Trisha Shetty (Editor)

Hocheppan Castle

Updated on
Share on FacebookTweet on TwitterShare on LinkedInShare on Reddit
Type  hill castle
Condition  largely preserved
Province  South Tyrol
Architectural style  Medieval architecture
Code  IT-BZ
Built  around 1125
Phone  +39 0471 662206
Hocheppan Castle
Address  39050 di, Strada Castel d'Appiano, 39057 Missiano BZ, Italy
Hours  Open today · 10AM–5PMMonday10AM–5PMTuesday10AM–5PMWednesdayClosedThursday10AM–5PMFriday10AM–5PMSaturday10AM–5PMSunday9AM–8PM
Similar  Castel Boymont, Burgruine Neuhaus Maultasch, Castello di Salorno, Castelchiaro (Rovine), Sigmundskron Castle

Castel appiano misiano

Hocheppan Castle (German: Burg Hocheppan) lies on the territory of the frazione of Missian in the municipality of Eppan near Bozen in South Tyrol (Italy). Hocheppan is one of the most important fortifications in South Tyrol.



The medieval hill castle stands on precipitous crags above Missian.


Most South Tyrolean castle scholars believe the castle hill was already settled and fortified in the Rhaetian period. The most recent archaeological finds confirm this.

According to one theory, Hocheppan Castle was built around 1125 by Count Ulrich II of Eppan as a stronghold (Trutzburg). Other researchers believe a later construction date is more probable.

The former seat of the counts of Eppan near the village of St. Pauls had become unsafe due to conflicts with the counts of Tyrol. Where it was, exactly, is not known, but in any case the Altenburg ("Old Castle") in Eppan is not the predecessor of Hocheppan.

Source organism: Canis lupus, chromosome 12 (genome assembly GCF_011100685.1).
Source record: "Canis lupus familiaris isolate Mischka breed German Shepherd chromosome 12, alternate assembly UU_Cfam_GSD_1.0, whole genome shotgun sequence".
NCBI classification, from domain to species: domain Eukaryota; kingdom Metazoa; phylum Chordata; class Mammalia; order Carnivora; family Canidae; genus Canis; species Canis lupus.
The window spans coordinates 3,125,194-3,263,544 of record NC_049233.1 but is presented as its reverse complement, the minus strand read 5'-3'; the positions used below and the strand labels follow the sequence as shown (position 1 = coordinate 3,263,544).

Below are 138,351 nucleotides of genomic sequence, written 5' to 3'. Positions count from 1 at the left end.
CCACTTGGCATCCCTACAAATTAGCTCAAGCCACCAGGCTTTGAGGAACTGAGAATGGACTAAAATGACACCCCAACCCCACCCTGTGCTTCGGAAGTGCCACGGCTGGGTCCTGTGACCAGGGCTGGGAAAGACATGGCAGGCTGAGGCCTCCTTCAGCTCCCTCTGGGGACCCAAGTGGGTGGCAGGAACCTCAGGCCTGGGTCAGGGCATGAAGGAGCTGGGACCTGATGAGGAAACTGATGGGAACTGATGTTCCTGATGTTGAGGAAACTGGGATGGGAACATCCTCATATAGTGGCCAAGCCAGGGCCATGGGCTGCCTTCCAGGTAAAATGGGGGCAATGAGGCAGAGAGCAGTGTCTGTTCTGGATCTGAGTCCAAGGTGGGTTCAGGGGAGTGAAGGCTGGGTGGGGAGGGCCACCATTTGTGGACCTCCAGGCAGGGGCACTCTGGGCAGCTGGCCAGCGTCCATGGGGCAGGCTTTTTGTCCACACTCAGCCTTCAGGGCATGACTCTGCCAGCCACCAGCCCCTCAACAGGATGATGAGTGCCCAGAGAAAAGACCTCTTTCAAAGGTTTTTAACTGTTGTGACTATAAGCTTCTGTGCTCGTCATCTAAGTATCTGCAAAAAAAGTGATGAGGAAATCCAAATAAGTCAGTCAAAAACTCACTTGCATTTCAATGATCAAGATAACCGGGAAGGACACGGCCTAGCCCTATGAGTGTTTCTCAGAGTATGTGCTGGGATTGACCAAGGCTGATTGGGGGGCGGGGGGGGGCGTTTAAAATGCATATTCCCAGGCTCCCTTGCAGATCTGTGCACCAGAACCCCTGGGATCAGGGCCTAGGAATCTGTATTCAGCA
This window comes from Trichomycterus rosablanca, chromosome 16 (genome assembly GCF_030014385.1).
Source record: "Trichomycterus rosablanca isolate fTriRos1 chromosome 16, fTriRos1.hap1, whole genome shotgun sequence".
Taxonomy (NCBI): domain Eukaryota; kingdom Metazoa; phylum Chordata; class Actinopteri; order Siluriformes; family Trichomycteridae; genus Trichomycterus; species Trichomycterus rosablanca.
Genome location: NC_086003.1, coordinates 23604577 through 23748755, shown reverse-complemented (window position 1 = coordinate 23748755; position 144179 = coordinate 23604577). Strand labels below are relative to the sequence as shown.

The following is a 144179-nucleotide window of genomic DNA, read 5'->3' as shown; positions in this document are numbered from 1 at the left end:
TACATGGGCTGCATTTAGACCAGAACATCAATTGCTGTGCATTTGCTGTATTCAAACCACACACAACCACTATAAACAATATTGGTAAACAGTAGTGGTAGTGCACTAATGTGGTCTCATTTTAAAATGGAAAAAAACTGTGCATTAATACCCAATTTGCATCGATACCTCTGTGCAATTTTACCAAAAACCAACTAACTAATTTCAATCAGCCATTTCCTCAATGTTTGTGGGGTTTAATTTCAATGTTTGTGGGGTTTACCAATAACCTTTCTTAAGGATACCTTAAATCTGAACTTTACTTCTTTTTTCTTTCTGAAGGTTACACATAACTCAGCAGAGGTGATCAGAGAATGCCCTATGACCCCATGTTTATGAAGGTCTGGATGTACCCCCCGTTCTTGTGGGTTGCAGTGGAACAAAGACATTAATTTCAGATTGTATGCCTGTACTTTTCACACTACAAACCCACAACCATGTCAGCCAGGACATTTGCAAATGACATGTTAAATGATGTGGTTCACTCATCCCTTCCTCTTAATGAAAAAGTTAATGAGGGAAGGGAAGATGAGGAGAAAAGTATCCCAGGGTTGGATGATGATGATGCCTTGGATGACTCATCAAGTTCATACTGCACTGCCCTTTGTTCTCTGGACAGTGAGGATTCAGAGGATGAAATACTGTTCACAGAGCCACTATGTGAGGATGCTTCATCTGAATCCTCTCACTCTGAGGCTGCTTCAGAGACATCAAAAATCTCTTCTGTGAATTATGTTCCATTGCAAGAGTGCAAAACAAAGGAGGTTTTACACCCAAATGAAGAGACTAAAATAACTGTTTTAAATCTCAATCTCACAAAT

In 1158, after the Eppans had ambushed a Papal delegation, the castle was destroyed in a punitive expedition under Henry the Lion, but was then rebuilt. In 1315, it was transferred to the princes of Tyrol, who subsequently enfeoffed it to various families. In 1834, Emperor Francis I enfeoffed the castle to Martin Teimer von Wildau. Since 1911 the counts of Enzenberg have owned Hocheppan.

Meanwhile, the structure of the castle has been consolidated and, in places, restored. The site is home to a snack bar today.

Hocheppan Castle

Access to the castle, which was extended over the centuries, is from the north through a complex system of outworks, guarded by battery towers, from the late Middle Ages, much of which dates to the 16th century. Outside the actual enceinte, an open roundel, which could be defended with firearms, guards the site. Dominating the castle is the high pentagonal bergfried, a shape which is rare in the Tyrol, whose condition is endangered by a deep fissure in the masonry.

Castle chapel

The frescoes in the castle chapel are some of the best preserved in Tyrol. On the inner and outer walls scenes from the life of Jesus and the apostles are depicted as well as other Biblical scenes, such as the Parable of the Wise and Foolish Virgins.

Chalk Tower

About ten minutes walk from Hocheppan is the Chalk Tower (Kreidenturm), a separates outwork of the castle. It consists of a very high, white, limed tower that is probably still at its original height. It is surrounded by a small chemise.


  • Walter Landi, Helmut Stampfer and Thomas Steppan: Hocheppan: eine Grafenburg mit romanischen Kapellenfresken (= Burgen. 10). Schnell + Steiner, Regensburg, 2011, ISBN 978-3-7954-2383-4
  • Johann Nothdurfter: Burgkapelle Hocheppan: Beobachtungen zu spätantiker Herkunft und vorburgenzeitlicher Bebauung. In: Arx, 23, 2001, pp. 14–18
  • Helmut Stampfer and Thomas Steppan: Die Burgkapelle von Hocheppan. Athesia, Bozen, 1998, ISBN 978-8-8701-4957-9
  • References

    Hocheppan Castle Wikipedia

    Similar Topics
    Sigmundskron Castle
    The Wild Women of Chastity Gulch
    Rodencia y el Diente de la Princesa